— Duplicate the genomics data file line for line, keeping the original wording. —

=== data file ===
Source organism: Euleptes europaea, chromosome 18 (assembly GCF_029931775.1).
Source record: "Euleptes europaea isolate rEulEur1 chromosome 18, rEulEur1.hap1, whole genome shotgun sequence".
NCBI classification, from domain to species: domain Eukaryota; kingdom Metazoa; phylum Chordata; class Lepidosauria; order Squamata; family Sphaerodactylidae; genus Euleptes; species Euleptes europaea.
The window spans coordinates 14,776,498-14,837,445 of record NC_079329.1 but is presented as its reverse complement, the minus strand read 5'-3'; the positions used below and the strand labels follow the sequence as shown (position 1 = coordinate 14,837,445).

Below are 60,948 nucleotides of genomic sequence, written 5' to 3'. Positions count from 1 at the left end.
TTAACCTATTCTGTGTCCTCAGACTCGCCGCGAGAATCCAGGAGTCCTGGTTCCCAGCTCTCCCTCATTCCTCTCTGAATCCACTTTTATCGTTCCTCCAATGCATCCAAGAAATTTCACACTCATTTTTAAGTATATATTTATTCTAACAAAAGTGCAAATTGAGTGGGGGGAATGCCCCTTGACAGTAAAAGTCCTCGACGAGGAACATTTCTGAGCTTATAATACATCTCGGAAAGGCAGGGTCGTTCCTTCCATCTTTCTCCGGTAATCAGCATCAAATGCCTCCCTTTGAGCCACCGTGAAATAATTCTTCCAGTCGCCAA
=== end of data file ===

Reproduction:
Source organism: Euleptes europaea, chromosome 18 (assembly GCF_029931775.1).
Source record: "Euleptes europaea isolate rEulEur1 chromosome 18, rEulEur1.hap1, whole genome shotgun sequence".
NCBI classification, from domain to species: domain Eukaryota; kingdom Metazoa; phylum Chordata; class Lepidosauria; order Squamata; family Sphaerodactylidae; genus Euleptes; species Euleptes europaea.
The window spans coordinates 14,776,498-14,837,445 of record NC_079329.1 but is presented as its reverse complement, the minus strand read 5'-3'; the positions used below and the strand labels follow the sequence as shown (position 1 = coordinate 14,837,445).

Below are 60,948 nucleotides of genomic sequence, written 5' to 3'. Positions count from 1 at the left end.
TTAACCTATTCTGTGTCCTCAGACTCGCCGCGAGAATCCAGGAGTCCTGGTTCCCAGCTCTCCCTCATTCCTCTCTGAATCCACTTTTATCGTTCCTCCAATGCATCCAAGAAATTTCACACTCATTTTTAAGTATATATTTATTCTAACAAAAGTGCAAATTGAGTGGGGGGAATGCCCCTTGACAGTAAAAGTCCTCGACGAGGAACATTTCTGAGCTTATAATACATCTCGGAAAGGCAGGGTCGTTCCTTCCATCTTTCTCCGGTAATCAGCATCAAATGCCTCCCTTTGAGCCACCGTGAAATAATTCTTCCAGTCGCCAA